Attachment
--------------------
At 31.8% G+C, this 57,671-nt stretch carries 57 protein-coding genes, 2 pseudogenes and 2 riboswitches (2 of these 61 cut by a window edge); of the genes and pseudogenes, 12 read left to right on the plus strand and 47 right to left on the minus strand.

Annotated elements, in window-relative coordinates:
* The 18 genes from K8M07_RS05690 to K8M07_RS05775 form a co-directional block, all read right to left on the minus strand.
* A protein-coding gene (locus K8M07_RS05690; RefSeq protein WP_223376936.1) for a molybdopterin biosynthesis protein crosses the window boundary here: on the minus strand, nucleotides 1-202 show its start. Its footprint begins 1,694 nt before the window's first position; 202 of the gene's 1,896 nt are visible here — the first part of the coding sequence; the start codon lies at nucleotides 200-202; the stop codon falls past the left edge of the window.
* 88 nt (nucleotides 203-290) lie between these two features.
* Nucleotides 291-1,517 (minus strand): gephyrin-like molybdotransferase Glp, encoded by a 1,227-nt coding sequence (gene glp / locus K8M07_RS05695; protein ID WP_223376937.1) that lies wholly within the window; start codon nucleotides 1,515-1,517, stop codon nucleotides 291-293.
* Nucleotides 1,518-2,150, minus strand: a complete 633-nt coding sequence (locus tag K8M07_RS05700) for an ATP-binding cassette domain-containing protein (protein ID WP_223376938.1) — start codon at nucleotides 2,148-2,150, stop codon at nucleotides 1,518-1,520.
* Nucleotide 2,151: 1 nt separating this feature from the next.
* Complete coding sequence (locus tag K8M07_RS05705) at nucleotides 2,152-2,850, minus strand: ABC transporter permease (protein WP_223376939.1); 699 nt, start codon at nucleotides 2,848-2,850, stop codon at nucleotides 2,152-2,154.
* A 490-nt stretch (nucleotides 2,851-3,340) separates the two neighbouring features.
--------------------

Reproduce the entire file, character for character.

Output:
At 31.8% G+C, this 57,671-nt stretch carries 57 protein-coding genes, 2 pseudogenes and 2 riboswitches (2 of these 61 cut by a window edge); of the genes and pseudogenes, 12 read left to right on the plus strand and 47 right to left on the minus strand.

Annotated elements, in window-relative coordinates:
* The 18 genes from K8M07_RS05690 to K8M07_RS05775 form a co-directional block, all read right to left on the minus strand.
* A protein-coding gene (locus K8M07_RS05690; RefSeq protein WP_223376936.1) for a molybdopterin biosynthesis protein crosses the window boundary here: on the minus strand, nucleotides 1-202 show its start. Its footprint begins 1,694 nt before the window's first position; 202 of the gene's 1,896 nt are visible here — the first part of the coding sequence; the start codon lies at nucleotides 200-202; the stop codon falls past the left edge of the window.
* 88 nt (nucleotides 203-290) lie between these two features.
* Nucleotides 291-1,517 (minus strand): gephyrin-like molybdotransferase Glp, encoded by a 1,227-nt coding sequence (gene glp / locus K8M07_RS05695; protein ID WP_223376937.1) that lies wholly within the window; start codon nucleotides 1,515-1,517, stop codon nucleotides 291-293.
* Nucleotides 1,518-2,150, minus strand: a complete 633-nt coding sequence (locus tag K8M07_RS05700) for an ATP-binding cassette domain-containing protein (protein ID WP_223376938.1) — start codon at nucleotides 2,148-2,150, stop codon at nucleotides 1,518-1,520.
* Nucleotide 2,151: 1 nt separating this feature from the next.
* Complete coding sequence (locus tag K8M07_RS05705) at nucleotides 2,152-2,850, minus strand: ABC transporter permease (protein WP_223376939.1); 699 nt, start codon at nucleotides 2,848-2,850, stop codon at nucleotides 2,152-2,154.
* A 490-nt stretch (nucleotides 2,851-3,340) separates the two neighbouring features.